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When you travel up into the Sierra Madres coastal mountains to the Mayarit state capitol of Tepic, you will notice abandoned children scrounging the streets and landfills for anything of value. Much like the homeless now found throughout Canada and America, they sleep under bridges and in abandoned buildings. The big difference here is that these are children as young as four and five years old, many forced out on the street because they were physically and sexually abused.

Both the federal and state governments are trying to solve this problem, but they are a far cry from having the resources to keep all of these children off the street. Christian organizations have stepped up to the plate to offer a secular solution such as the orphanage Casa de Niños.


Click the button above to make a donation to Fishin Mission for the Casa de Ninos PayPal account.

Amazingly, Casa de Niños was started 40 years ago by a prison Minister named Dr. Frank Gonzales who found young children living in the Tepic Prison.

"While ministering in the prison in Tepic in 1968, Gonzales saw several little boys among the inmates," said now director, Russ Krube, originally from Minnesota. "When he questioned the warden, he was told that the boys were homeless street children and since there was no children's home in the entire state of Nayarit, they had no choice but to put the boys in with the adult prisoners."

Today, according to Krube, the orphanage handles between 22 and 35 abandoned and, in most cases, abused children. But even then because of resources, their screening process prevents helping the children that have become too hardened by the streets of Tepic.

"We are unable to equip and train our staff to handle the long term street kids or help as much as we should with the ones with special needs," Krube said, pointing to a young Mexican girl whose parents, living in the isolated surrounding mountains, never talked to her. "She is nine years old and she cannot speak either the Indian dialect or Spanish language properly. Our staff is not trained to handle that, but we do our best."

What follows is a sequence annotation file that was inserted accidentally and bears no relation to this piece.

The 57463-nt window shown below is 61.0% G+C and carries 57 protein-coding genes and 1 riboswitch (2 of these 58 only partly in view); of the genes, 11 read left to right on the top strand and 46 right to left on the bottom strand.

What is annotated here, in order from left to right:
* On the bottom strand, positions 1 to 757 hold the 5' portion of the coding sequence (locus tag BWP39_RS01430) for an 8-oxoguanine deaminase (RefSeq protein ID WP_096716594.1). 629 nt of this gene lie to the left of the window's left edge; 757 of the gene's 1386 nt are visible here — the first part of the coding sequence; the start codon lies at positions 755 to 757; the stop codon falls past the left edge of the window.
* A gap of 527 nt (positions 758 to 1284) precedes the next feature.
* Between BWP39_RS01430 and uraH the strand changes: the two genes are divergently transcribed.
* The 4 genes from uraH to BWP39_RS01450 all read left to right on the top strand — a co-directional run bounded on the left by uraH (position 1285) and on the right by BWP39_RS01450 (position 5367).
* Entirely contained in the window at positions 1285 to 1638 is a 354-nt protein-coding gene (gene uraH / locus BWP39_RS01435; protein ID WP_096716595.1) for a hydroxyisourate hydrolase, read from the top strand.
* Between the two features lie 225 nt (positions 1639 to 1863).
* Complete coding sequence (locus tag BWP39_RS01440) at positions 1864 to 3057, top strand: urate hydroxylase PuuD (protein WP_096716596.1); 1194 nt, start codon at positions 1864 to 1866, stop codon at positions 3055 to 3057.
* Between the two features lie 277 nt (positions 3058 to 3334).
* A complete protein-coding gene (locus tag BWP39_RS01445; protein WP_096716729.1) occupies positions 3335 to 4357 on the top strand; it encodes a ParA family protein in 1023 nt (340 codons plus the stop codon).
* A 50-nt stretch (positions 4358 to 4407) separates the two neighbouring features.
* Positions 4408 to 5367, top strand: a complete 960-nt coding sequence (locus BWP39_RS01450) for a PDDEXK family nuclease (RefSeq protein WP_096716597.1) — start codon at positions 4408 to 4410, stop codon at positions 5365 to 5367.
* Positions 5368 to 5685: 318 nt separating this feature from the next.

The orphanage offers primary schooling, beds, a kitchen and large playground. It is clean and well run, but upon closer look, one can see it is in desperate need of funding.

"We are always in need of something," Krube says pointing out the need for new beds, paint, computers and basic supplies. The list is long. "Our goal is to get the families back together, but that is not always possible. Children can spend their entire childhood here."


Donations can be mailed to:
Missions Support Team
PO Box 277
Waxahachie TX 75168-0277

Please make sure to write "Casa de Ninos" in the memo field of your check. Missions support team will transfer 100% of your donation to us. They will also send you a thank you letter along with your tax receipt.


Funding comes from American and Canadian Christian organizations, but the most unique method comes from an extraordinary man. Only in Mexico could an architect from Oregon build a bass fishing lodge as means to fund an orphanage.

David Sanders came to Casa de Niños six years ago through his Christian organization as a volunteer to help. Once there, he realized he had to try and do something more than just a few weeks of handiwork.

Sanders came up with the concept of building a bass fishing lodge on the newly dammed Santiago River. Aguamilpa reservoir is located in a remote part of Nayarit just 60 kilometers northeast of Tepic. Avid bass fishermen from the United States and Canada would come and the first 25 per cent of the proceeds would go towards the maintenance of the orphanage. He named it the Fishin Mission.

It has been an expensive process for Sanders, but he believes that his hard work will pay off and help give the orphanage the funding it needs to continue its good works. Looking at the dramatic and inspiring views of the reservoir from the Palapa Lodge, one can see why Sanders would see God's hand directing his work here in Mexico.

"There are certainly many very worthy ministries meeting a number of very important needs in this world and I am truly thankful for each and every one of them. If you have read this far, then I am pretty sure you are too. Having said that, I must say that personally I can think of few things having greater importance than giving kids a chance who otherwise would not have one. This is what happens at the Casa de Niños every day. Orphaned, abandoned, and abused kids are given a chance - a chance to be fed and sheltered, a chance to be educated, a chance to be held, comforted and loved by giving and unselfish individuals who genuinely care."











Last updated: February 22, 2020 · Charity ID: 501

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